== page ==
Suva Commonwealth Walkway

Fiji / The Pacific

FIJI  Fiji is a country in the South Pacific, an archipelago of more than 330 islands, of which 110 are inhabited, and 500 islets.  It is about 1,770 kilometres north of New Zealand.  The international date line was slightly diverted to the east of the island group.  Fiji is famed for its rugged landscapes, palm-lined beaches and coral reefs and clear lagoons.  Its major islands, Viti Levu and Vanua Levu contain most of the population.   The islands were originally settled by Melanesian people.  The first European to arrive was the Dutch explorer, Abel Tasman (1603-59) in 1643.  Captain Cook came there in 1774.  The monarchy of Fiji arose in the mid-nineteenth century when the native ruler, Seru Epenisa, known as Cakobau (ca 1817-83), consolidated control of the Fijian Islands and declared himself King or Paramount Chief of Fiji.  But in 1874, troubled by challenges from chiefs and from the Tongan leader, Ma’afu, he voluntarily ceded sovereignty of the islands to Britain, which made Fiji a Crown colony within the British Empire.  He sent Queen Victoria his favourite war-club, which had been used as the mace.  In the 1930s King George V returned it to Fiji to be used as ‘the Mace of the Legislative Council.’  The first Governor, Sir Arthur Gordon, GCMG (1829-1912), later Lord Stanmore, was popular with Fijians, though less so with Europeans.  He created a Great Council of Chiefs to advise him. The Queen and the Duke of Edinburgh paid Fiji a memorable visit on their way to New Zealand as part of their long Commonwealth tour – the first time a reigning monarch had visited the country.  The imaginative Governor, Sir Ronald Garvey (1903-91) asked that the Queen wear the Order of the Garter and a ‘really spanking tiara’ for the dinner and state ball.  She obliged.   In 1953 a legislative council was introduced and by 1964 the main government responsibilities were in the hands of three members of an executive council.   Independence was granted on 10 October 1970, with the Queen as constitutional head of state.  But there were two coups in 1987 staged by Colonel Sitiveni Rabuka (born 1948), as a result of which Fiji declared itself a republic, the Governor-General, Ratu Sir Penaia Ganilau, GCMG, KCVO, KBE, DSO, ED (1918-93) becoming President, and Ratu Sir Kamisese Mara, GCMG, KBE (1920-2004) as Prime Minister (which he had been since 1970).  Ganilau wrote to the Queen to say that his attempts to preserve constitutional government in Fiji had proved in vain.  As a result, the Queen effectively abdicated as Queen of Fiji. There was another coup in 2000, in which indigenous Fijians attempted to reassert their political dominance.  Further coups and political unrest followed.   CAPITAL Suva is the capital, chief port, and commercial centre of Fiji.  The city lies on the southeast coast of Viti Levu, Fiji’s principal island.  Founded in 1849, Suva became the capital in 1882 and was made a city in 1952; it is now one of the largest urban centres in the South Pacific islands. It lies on Suva Point between the mouth of the Rewa River (east) and Suva Harbour (west), a regular stop for transpacific shipping.  The city has road and air connections with Nadi (Nandi), some 130 miles (210 km) west, the site of an international airport.  Suva’s economic activities include tourism (encouraged by its status as a free port) and light manufacturing such as cigarette making and soapmaking, copra crushing, baking, and brewing. The government is by far the largest local employer.  The Government Buildings (1939), which today house most state ministries, were once headquarters for Britain’s South Pacific colonies.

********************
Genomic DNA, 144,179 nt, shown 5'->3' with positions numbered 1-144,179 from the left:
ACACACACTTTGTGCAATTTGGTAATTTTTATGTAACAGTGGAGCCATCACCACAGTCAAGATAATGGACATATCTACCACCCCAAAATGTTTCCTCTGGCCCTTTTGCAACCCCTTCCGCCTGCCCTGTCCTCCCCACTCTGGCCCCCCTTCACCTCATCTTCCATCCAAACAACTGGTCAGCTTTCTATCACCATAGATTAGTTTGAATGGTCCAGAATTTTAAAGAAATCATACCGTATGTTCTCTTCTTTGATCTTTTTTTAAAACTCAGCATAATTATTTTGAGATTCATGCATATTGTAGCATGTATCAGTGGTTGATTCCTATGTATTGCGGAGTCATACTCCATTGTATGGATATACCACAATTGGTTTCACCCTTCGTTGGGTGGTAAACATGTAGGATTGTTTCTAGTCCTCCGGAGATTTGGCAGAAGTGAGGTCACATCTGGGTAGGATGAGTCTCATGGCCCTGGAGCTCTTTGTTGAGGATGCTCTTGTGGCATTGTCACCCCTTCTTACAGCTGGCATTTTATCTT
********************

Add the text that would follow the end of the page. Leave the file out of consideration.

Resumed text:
6.4 miles / 10.2 kilometres

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